Decentralized Federated Learning and Research Directions (Part 2).

Decentralized Federated Learning and Research Directions.
type: insightlevel: advanceguides: federated_learning

Federated Learning (FL) has become a powerful learning technique in Deep Learning. Due to the ability to train deep learning models with a large amount of cross-devices or cross-silos, extracting knowledge from distributed data, user privacy, maintaining privacy and sensitive data, increasing learning efficiency, and saving communication costs, FL has been widely studied and applied to various applications. Centralized Federated Learning (CFL) is the most common approach in research and application, which only requires a server and a connection between the server and each client. However, CFL suffers high risk and low trust when the server has the highest probability of bottleneck or being vulnerable to suspicious attacks. DFL addresses to overcome these limitations by removing the server in the configuration and letting the clients connect to each other. Thus, we aim to investigate the potential of DFL in research and application and find out research, development, and optimization directions for this topic.

In the previous part, we have investigate accumulation method direction. In this part, we will export topology design direction.

Topology design

When researchers design an algorithm (e.g aggregation), they usually run benchmark on fixed configuration, such as fully connected network, partically connected network, and node clustering. Each network has its own advantages and disadvantages, which will be shown in Figure 7.


Figure 7: Some network topologies. Image is taken from this paper

A robust fully completed network greatly enhances the communication cost, while a partially completed network becomes less trusted and delays in transmitting parameters. Therefore, designing a robust network topology is an extreme problem.

Throughput-Optimal Topology Design for Cross-Silo Federated Learning The authors found a topology with the largest throughput or with provable throughput guarantees using the theory of max-plus linear systems to compute the system throughput number of communication rounds per time unit. They defined the MCTM_{CT} problem: Given a connectivity graph Gc\mathcal{G}_c, they want to find the overlay (subgraph) Go\mathcal{G}_o to be a strongly directed graph with minimal cycle time.

When Gc\mathcal{G}_c is an undirected graph, the author suggests using the links in Gc\mathcal{G}_c with the smallest average of delays, This leads to the minimum weight spanning tree in an undirected graph, which can be solved using Prim algorithm. In the case that Gc\mathcal{G}_c is directed, the problem is non-deterministic polynomial-time hardness (NP-hard). However, in case that Gc\mathcal{G}_c is a complete Euclidean edge-capacitated graph (the delay is symmetric and satisfies triangle inequality), Christofides’ algorithm can be an approximation algorithm for MCTM_{CT}.

Reducing Training Time in Cross-Silo Federated Learning using Multigraph Topology: The authors construct the multigraph using the overlay graph, then parse this multigraph into different simple graphs with isolated nodes. The node with a long delay time is chosen as the isolated node (does not participate in aggregating parameters), then after some communication rounds, the isolated note is updated, and later becomes a normal node, which helps reduce training time.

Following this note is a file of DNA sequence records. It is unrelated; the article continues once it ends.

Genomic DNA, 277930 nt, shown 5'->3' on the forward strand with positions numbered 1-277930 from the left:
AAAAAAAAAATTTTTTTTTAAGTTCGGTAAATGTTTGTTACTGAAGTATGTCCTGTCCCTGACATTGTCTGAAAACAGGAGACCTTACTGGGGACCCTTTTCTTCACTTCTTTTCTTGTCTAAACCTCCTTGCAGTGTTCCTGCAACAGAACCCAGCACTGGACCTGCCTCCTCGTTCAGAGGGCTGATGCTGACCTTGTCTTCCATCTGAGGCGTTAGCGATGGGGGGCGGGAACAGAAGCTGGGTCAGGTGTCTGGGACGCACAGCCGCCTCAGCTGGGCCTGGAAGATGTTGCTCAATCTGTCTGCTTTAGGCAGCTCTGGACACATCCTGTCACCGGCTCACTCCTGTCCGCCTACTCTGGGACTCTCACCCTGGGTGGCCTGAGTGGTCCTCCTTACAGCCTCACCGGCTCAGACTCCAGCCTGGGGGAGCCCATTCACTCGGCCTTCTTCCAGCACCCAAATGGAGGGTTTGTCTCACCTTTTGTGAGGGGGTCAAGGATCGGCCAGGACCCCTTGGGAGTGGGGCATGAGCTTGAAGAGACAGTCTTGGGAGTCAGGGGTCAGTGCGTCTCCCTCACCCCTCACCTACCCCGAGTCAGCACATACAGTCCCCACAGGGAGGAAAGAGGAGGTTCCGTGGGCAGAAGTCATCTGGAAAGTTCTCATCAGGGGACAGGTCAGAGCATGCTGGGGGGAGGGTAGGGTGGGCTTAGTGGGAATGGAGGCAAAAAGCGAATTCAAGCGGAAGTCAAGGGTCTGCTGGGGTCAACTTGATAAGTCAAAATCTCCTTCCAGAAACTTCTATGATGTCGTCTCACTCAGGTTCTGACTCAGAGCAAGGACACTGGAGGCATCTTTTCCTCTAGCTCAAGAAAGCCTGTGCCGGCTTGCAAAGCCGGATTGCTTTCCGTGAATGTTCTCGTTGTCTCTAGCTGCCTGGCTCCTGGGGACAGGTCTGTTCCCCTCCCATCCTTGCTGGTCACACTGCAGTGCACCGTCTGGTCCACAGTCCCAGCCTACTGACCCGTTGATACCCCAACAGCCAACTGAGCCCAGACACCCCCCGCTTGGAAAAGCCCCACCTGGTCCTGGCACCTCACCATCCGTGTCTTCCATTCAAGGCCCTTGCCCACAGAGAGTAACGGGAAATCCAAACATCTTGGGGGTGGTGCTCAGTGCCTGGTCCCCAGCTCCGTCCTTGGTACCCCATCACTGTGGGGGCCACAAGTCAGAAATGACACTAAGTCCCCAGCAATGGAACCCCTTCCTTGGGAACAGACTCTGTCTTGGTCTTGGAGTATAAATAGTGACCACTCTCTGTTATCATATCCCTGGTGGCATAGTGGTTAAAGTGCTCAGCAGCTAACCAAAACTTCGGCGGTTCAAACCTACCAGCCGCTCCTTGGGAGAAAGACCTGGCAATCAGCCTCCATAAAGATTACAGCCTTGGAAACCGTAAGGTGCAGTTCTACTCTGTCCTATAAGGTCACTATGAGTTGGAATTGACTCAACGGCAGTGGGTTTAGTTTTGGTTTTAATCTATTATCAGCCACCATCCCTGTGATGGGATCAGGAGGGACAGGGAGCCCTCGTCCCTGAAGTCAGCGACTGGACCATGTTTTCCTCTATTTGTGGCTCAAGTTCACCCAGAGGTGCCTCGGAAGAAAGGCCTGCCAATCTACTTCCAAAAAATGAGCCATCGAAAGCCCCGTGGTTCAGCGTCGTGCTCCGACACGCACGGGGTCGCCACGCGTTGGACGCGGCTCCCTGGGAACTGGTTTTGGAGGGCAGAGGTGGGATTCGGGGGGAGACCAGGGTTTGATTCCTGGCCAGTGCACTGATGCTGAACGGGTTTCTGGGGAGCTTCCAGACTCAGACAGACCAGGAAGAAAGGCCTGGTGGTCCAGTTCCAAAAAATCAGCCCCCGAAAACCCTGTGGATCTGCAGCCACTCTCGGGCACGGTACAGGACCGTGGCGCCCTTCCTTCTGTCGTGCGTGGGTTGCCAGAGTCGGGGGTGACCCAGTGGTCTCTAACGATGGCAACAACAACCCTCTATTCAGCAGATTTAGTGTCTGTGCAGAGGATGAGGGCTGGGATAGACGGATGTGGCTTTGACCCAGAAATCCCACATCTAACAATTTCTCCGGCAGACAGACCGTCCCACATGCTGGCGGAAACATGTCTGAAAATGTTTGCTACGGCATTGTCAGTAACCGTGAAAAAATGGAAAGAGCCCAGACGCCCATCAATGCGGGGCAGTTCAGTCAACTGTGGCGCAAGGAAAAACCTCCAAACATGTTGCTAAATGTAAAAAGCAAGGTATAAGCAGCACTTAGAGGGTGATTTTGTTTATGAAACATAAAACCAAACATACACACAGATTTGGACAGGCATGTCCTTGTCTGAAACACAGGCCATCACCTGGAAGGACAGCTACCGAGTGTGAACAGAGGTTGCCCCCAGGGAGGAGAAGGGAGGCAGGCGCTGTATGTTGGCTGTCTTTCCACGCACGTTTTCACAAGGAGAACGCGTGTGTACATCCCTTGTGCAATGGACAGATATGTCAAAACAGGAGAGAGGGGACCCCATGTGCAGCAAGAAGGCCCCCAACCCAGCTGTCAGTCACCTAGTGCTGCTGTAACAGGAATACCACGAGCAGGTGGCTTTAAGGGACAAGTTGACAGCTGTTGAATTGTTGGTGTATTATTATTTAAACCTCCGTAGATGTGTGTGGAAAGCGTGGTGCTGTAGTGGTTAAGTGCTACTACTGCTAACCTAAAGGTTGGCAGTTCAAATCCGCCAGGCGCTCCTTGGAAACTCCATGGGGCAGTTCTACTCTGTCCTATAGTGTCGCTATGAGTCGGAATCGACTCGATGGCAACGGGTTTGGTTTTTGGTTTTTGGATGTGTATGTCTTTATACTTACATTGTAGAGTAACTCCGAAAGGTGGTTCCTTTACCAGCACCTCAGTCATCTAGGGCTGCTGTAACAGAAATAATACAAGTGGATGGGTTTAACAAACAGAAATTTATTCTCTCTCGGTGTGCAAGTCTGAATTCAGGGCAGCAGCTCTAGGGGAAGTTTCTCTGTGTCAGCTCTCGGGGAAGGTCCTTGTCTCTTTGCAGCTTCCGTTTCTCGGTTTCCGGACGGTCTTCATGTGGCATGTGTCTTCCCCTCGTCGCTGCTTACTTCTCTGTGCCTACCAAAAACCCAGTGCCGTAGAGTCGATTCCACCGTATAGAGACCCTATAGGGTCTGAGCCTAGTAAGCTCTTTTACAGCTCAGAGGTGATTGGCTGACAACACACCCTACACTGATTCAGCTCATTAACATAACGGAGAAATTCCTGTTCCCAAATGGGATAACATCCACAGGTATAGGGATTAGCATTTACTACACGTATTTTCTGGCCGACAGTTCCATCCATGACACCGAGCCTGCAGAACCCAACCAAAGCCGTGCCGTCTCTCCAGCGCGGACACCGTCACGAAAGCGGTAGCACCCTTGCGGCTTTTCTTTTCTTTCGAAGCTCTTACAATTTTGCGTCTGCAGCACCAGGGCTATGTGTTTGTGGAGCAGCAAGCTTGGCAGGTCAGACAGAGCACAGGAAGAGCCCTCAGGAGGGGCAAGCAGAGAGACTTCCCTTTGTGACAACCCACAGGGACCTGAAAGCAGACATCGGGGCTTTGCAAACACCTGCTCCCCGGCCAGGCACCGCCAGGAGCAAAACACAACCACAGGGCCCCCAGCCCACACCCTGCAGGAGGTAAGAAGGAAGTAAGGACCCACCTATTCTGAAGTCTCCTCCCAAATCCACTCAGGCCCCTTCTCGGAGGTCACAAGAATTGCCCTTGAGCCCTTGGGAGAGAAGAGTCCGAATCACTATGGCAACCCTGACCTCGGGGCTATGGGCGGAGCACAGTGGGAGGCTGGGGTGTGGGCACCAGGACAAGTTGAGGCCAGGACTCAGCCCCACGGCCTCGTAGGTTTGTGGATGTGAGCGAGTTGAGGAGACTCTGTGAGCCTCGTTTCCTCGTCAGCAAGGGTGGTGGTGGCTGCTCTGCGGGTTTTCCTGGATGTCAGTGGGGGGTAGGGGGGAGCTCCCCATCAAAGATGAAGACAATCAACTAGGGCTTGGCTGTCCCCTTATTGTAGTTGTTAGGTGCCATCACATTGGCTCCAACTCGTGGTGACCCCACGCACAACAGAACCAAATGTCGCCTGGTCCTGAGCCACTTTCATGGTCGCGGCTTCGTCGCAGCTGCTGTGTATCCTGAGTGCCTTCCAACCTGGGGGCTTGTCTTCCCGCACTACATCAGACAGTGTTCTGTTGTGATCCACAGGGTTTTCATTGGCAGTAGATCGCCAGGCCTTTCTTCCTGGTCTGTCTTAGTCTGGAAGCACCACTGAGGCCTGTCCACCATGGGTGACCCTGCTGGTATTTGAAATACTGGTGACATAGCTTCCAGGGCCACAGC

D-Cliques: Compensating NonIIDness in Decentralized Federated Learning with Topology: They deal with label distribution at nodes in heterogeneous data (in the case when each node holds data with a simple class only), in contrast to the homogeneous data where the label distribution is same across nodes. They introduced the topology design D-Cliques to compensate for data heterogeneity. D-Cliques aims to construct a topology in which each node is a part of a clique (a subset of nodes whose induced subgraph is fully connected) such that the label distribution in each clique is close to the global label distribution.

  • Construct locally representative cliques: For a clique CC and a label yy, they defined the distribution of yy in CNC \subset N as pC(y)p_C(y), the global distribution p(y)p(y) and the skew of CC following:

    pC(y)=1CiCpi(y)p_C(y) = \dfrac{1}{|C|} \sum_{i \in C}p_i(y)
    p(y)=1niNpi(y)p(y) = \dfrac{1}{n} \sum_{i \in N}p_i(y)
    skew(C)=l=1L=pC(y=l)p(y=l)\text{skew}(C) = \sum_{l=1}^{L} =|p_C(y=l) - p(y=l)|

    They tried to construct a set of cliques with a small skew by the Greedy-Swap Algorithm, to ensure that the distribution of labels in a clique is as close to the global distribution as possible.

  • Add Sparse Inter-Clique Connections: To achieve global consensus and convergence. By seeing each clique as a node, they provide various topologies that suited well (ring, fractal, fully connected) by adding an inter-clique connection between two cliques in a pair.

  • Optimization: By limiting the number of clique connections, the difference in weight of two nodes in an inter-clique connection biases the gradient of the classes represented in these two nodes. They solved the problem by applying Clique Averaging to D-SGD. They average only the gradients of neighbors within the same clique to reduce bias due to inter-clique edges.


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  5. Chen, Zhikun, et al. "Dacfl: Dynamic average consensus based federated learning in decentralized topology." arXiv preprint arXiv:2111.05505 (2021).
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  10. Bellet, Aurélien, Anne-Marie Kermarrec, and Erick Lavoie. "D-cliques: Compensating for data heterogeneity with topology in decentralized federated learning." 2022 41st International Symposium on Reliable Distributed Systems (SRDS). IEEE, 2022.